Sports Medicine

, Volume 30, Issue 4, pp 249–268 | Cite as

Strength Training in the Elderly

Effects on Risk Factors for Age-Related Diseases
  • Ben F. Hurley
  • Stephen M. Roth
Review Article


Strength training (ST) is considered a promising intervention for reversing the loss of muscle function and the deterioration of muscle structure that is associated with advanced age. This reversal is thought to result in improvements in functional abilities and health status in the elderly by increasing muscle mass, strength and power and by increasing bone mineral density (BMD). In the past couple of decades, many studies have examined the effects of ST on risk factors for age-related diseases or disabilities. Collectively, these studies indicate that ST in the elderly: (i) is an effective intervention against sarcopenia because it produces substantial increases in the strength, mass, power and quality of skeletal muscle; (ii) can increase endurance performance; (iii) normalises blood pressure in those with high normal values; (iv) reduces insulin resistance; (v) decreases both total and intra-abdominal fat; (vi) increases resting metabolic rate in older men; (vii) prevents the loss of BMD with age; (viii) reduces risk factors for falls; and (ix) may reduce pain and improve function in those with osteoarthritis in the knee region. However, contrary to popular belief, ST does not increase maximal oxygen uptake beyond normal variations, improve lipoprotein or lipid profiles, or improve flexibility in the elderly.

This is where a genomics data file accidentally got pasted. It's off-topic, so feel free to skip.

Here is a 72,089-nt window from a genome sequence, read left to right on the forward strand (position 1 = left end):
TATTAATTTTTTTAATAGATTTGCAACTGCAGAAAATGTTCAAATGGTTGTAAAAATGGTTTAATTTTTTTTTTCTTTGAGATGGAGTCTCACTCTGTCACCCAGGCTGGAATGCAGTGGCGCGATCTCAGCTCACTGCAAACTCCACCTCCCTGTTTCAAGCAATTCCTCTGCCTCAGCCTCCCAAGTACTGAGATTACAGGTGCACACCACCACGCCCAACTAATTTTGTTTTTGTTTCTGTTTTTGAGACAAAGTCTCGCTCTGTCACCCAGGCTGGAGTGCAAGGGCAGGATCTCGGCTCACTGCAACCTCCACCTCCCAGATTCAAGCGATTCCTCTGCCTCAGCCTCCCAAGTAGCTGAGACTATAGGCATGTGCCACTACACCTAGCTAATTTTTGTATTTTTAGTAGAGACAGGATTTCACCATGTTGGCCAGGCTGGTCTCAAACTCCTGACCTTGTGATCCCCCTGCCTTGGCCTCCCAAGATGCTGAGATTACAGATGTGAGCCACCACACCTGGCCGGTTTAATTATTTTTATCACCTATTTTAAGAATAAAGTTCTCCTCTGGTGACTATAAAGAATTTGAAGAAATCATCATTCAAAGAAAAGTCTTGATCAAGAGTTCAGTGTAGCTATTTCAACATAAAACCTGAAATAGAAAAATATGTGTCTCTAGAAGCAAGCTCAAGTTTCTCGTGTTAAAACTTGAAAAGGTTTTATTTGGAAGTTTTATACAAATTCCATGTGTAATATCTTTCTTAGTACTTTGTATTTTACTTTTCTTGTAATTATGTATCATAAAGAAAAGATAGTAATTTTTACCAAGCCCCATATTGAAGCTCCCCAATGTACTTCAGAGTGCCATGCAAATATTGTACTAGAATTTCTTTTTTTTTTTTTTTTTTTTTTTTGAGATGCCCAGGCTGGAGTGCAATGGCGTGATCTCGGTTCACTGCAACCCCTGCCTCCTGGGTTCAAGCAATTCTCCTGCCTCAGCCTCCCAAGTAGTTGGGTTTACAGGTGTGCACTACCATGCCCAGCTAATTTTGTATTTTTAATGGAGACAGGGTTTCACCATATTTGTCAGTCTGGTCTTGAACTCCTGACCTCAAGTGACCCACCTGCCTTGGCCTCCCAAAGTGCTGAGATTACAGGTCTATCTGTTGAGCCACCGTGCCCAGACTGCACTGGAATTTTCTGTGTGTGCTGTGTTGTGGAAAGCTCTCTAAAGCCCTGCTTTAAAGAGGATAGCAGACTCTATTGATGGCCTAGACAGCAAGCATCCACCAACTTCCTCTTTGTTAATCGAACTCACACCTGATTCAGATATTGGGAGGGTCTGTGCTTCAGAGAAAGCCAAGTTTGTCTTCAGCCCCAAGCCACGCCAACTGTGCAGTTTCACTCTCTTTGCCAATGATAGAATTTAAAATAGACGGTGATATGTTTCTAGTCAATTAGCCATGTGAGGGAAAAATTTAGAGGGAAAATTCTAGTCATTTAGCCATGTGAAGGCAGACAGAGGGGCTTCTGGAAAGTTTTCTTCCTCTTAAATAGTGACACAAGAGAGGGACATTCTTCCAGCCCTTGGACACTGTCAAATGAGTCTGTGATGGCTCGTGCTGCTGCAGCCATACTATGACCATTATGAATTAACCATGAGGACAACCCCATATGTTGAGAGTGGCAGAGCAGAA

Bone Mineral Density Strength Training Insulin Response Muscular Strength Aerobic Exercise Training 
These keywords were added by machine and not by the authors. This process is experimental and the keywords may be updated as the learning algorithm improves.



S.M. Roth was supported by NIA Grant AG-00268. Some of the research outlined from the authors’ laboratory in the review was partially supported by NIH research contract AG-42148 (B.F. Hurley).


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© Adis International Limited 2000

Authors and Affiliations

  1. 1.Department of Kinesiology, College of Health & Human PerformanceUniversity of MarylandCollege ParkUSA

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